CNSC Moves to Modernize Regulations on Nuclear Substances

Canada, a country rich in geological resources, has long been involved in the production and transport of radioactive materials. This summer the Canadian Nuclear Safety Commission (CNSC) began an in-depth review and overhaul of its regulations on such substances. Its goal is to ensure that Canada has an “effective, efficient and modern regulatory system that is both science-based and risk-informed.”

The CNSC, a part of Natural Resources Canada, regulates radioactive substances under the Atomic Energy Control Act (AECA). The Act covers thirteen regulations, including the General Nuclear Safety and Control Regulations and the Packaging and Transport of Nuclear Substances Regulations (PTNSR). These regulations are, in turn, referenced by other regulations such as the Transportation of Dangerous Goods Regulations, which refer most of the classification and packaging requirements for radioactive materials to the PTNSR.

Regulations on radioactive substances must be updated frequently to keep abreast of international standards, such as safety standard from the International Atomic Energy Agency (IAEA). This standard, the Regulations for the Safe Transport of Radioactive Material, is the foundation for harmonizing radioactive regulations on a worldwide basis. But CNSC must also ensure that its regulations reflect current Canadian concerns, from wastes from fracking, to the results of the Fukushima plant incident in Japan.

Therefore, the CNSC is turning to Canadian stakeholders for early feedback on the current state of the regulations. These opinions will be used to create Discussion paper DIS-14-02, Modernizing the CNSC’s Regulations.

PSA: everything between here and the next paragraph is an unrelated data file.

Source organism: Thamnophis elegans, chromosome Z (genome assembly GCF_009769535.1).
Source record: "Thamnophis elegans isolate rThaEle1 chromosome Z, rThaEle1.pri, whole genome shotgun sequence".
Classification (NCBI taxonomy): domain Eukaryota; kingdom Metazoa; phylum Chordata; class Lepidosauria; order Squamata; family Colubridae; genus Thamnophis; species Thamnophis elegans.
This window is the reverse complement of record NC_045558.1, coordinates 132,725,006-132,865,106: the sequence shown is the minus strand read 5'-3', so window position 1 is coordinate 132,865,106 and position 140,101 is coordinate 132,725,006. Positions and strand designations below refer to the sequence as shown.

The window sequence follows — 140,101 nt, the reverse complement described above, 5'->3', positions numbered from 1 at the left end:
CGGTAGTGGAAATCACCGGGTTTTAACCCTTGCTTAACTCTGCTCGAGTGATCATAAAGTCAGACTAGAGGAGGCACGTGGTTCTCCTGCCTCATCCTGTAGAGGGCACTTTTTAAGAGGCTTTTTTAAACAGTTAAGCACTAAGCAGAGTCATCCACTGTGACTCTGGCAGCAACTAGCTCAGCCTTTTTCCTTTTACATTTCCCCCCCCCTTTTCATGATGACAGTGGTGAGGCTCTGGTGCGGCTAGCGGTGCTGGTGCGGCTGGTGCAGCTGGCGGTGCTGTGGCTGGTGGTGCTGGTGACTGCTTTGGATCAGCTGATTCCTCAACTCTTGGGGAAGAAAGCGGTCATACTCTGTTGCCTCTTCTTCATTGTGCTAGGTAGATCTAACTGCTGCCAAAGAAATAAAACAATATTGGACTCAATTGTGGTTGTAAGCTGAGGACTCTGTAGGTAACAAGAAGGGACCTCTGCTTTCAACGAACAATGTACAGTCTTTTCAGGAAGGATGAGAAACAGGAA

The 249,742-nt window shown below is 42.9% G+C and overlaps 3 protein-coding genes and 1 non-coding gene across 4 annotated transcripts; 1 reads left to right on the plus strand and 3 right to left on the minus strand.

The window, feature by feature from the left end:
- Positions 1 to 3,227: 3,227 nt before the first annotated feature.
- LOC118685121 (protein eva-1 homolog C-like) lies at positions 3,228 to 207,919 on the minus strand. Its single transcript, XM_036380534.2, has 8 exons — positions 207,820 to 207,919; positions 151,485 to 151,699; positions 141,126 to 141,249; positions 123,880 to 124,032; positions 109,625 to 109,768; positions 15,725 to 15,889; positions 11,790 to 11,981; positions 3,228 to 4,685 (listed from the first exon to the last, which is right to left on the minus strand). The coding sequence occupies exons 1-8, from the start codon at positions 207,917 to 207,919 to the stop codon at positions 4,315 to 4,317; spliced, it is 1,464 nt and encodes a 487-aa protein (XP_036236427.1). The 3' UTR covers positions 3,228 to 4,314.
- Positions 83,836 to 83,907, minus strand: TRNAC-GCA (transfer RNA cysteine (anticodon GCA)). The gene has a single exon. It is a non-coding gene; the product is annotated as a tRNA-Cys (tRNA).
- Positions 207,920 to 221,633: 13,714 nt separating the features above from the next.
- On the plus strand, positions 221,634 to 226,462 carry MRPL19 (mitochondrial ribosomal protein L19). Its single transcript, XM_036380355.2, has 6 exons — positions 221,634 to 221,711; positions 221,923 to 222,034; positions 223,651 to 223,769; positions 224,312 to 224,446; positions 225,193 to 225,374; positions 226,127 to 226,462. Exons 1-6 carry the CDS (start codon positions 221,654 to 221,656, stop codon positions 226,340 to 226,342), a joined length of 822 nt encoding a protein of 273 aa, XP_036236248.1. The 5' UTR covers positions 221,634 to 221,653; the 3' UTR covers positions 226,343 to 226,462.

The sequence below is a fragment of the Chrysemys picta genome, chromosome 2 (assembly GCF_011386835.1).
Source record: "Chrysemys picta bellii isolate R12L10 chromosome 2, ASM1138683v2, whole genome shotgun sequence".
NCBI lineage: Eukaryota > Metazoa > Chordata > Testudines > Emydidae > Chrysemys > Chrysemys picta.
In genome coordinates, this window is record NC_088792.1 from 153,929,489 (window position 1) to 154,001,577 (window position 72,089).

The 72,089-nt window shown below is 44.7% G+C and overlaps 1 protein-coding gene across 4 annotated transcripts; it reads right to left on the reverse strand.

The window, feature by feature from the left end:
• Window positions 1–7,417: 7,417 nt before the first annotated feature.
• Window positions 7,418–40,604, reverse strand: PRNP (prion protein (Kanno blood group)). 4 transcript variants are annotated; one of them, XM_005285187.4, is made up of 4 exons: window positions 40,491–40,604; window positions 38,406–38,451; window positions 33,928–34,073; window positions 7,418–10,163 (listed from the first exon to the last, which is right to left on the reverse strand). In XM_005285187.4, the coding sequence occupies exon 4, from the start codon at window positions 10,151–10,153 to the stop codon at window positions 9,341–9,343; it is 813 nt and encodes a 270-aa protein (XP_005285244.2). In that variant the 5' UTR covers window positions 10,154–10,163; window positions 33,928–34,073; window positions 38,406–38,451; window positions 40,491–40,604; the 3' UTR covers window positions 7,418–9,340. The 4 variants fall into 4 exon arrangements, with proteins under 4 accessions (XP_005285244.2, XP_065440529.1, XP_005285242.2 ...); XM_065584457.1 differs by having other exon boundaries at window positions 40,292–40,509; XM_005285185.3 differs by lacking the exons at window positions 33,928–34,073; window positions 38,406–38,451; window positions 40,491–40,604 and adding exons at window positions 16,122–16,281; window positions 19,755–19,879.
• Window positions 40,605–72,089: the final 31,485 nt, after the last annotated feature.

A series of discussion questions can be found on the CNSC website.

Discussion Topics

  1. Do stakeholders see certain sections of its regulations as unclear, inconsistent or otherwise in need of improvement?
  2. Is the CNSC striking the right balance between performance-based regulation and prescriptive requirements? Are there specific regulatory requirements that do not seem to have the correct approach?
  3. Are there opportunities for the CNSC to reduce red tape and bureaucratic burden, without compromising safety?
  4. Is the CNSC making effective use of outside standards, such as the IATA regulations or the CSA (Canadian Standards Association)?
  5. Are there improvements that can be made to the current licensing procedures?
  6. Are there areas where the CNSC can provide additional assistance to people applying for or holding licenses?

The CNSC is looking for feedback by January 15, 2014.

Do you have any questions regarding transport of radioactives? Contact ICC Compliance Center online or over the phone 888-442-9628 (U.S.) or 888-977-4834 (Canada), and ask for one of our regulatory specialists.




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